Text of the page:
Transaction in DBMS

  • A transaction is an executing program that forms a logical unit of database processing. A transaction includes one or more database access operations—these can include insertion, deletion, modification, or retrieval operations.
  • The database operations that form a transaction can either be embedded within an application program or they can be specified interactively via a high-level query language such as SQL.
  • One way of specifying the transaction boundaries is by specifying explicit begin transaction and end transaction statements in an application program; in this case, all database access operations between the two are considered as forming one transaction.
  • A single application program may contain more than one transaction if it contains several transaction boundaries. If the database operations in a transaction do not update the database but only retrieve data, the transaction is called a read-only transaction; otherwise it is known as a read-write transaction.
  • A transaction is a sequence of read and write operations on data items that logically functions as one unit of work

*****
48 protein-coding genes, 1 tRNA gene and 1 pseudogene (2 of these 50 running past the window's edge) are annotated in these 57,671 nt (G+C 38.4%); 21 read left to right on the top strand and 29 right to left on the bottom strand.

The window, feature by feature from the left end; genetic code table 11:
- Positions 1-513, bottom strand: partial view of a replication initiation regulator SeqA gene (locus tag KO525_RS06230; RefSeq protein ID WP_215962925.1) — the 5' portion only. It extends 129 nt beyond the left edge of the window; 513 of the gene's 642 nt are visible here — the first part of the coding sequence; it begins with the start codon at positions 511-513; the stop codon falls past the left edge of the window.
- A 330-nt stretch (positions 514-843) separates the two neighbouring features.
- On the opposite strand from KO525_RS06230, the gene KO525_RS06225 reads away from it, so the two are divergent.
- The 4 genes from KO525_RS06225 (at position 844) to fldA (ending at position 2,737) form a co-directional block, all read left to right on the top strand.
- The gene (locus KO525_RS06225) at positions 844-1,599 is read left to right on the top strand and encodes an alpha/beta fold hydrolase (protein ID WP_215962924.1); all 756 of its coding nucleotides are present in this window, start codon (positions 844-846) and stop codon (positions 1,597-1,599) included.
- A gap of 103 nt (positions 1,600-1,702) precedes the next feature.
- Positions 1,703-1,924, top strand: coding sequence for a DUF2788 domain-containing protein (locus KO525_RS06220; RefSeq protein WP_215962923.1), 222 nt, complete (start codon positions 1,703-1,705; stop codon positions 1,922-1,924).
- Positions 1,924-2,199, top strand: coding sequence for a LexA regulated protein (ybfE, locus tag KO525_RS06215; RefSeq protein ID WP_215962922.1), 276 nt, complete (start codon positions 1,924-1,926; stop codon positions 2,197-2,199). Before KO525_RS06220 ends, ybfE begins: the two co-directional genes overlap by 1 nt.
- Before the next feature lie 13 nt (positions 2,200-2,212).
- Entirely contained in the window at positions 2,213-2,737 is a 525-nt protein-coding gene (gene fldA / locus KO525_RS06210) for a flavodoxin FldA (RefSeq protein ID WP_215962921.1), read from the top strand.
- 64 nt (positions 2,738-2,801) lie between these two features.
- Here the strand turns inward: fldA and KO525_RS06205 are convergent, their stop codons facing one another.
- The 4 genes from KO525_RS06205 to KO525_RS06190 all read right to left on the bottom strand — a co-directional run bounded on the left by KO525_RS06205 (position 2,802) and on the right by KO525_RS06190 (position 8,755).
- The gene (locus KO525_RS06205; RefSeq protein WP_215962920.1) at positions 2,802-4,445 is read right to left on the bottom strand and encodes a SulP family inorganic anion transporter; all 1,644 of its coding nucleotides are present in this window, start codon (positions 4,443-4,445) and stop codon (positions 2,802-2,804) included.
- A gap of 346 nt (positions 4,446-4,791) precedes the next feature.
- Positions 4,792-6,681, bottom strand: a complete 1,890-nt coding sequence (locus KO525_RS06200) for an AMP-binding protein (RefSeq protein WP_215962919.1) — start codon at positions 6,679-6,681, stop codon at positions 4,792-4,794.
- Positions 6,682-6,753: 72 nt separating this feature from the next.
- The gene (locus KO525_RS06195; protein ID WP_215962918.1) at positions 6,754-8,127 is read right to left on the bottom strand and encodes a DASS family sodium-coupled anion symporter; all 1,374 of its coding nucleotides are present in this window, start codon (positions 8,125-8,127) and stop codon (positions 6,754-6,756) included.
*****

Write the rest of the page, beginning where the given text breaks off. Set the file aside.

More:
• It should either be done entirely or not at all
    • If it succeeds, the effects of write operations persist (commit); if it fails, no effects of write operations persist (abort)
    • These guarantees are made despite concurrent activity in the system, and despite failures that may occur
    • Transaction in DBMS

ACID Properties of Transaction

Transactions should possess several properties, often called the ACID properties; they should be enforced by the concurrency control and recovery methods of the DBMS. The following are the ACID properties:

  • Atomicity:- A transaction is an atomic unit of processing; it should either be performed in its entirety or not performed at all.
  • Consistency preservation:- A transaction should be consistency preserving, meaning that if it is completely executed from beginning to end without interference from other transactions, it should take the database from one consistent state to another.
  • Isolation:- A transaction should appear as though it is being executed in isolation from other transactions, even though many transactions are executing concurrently. That is, the execution of a transaction should not be interfered with by any other transactions executing concurrently.
  • Durability or permanency:- The changes applied to the database by a committed transaction must persist in the database. These changes must not be lost because of any failure.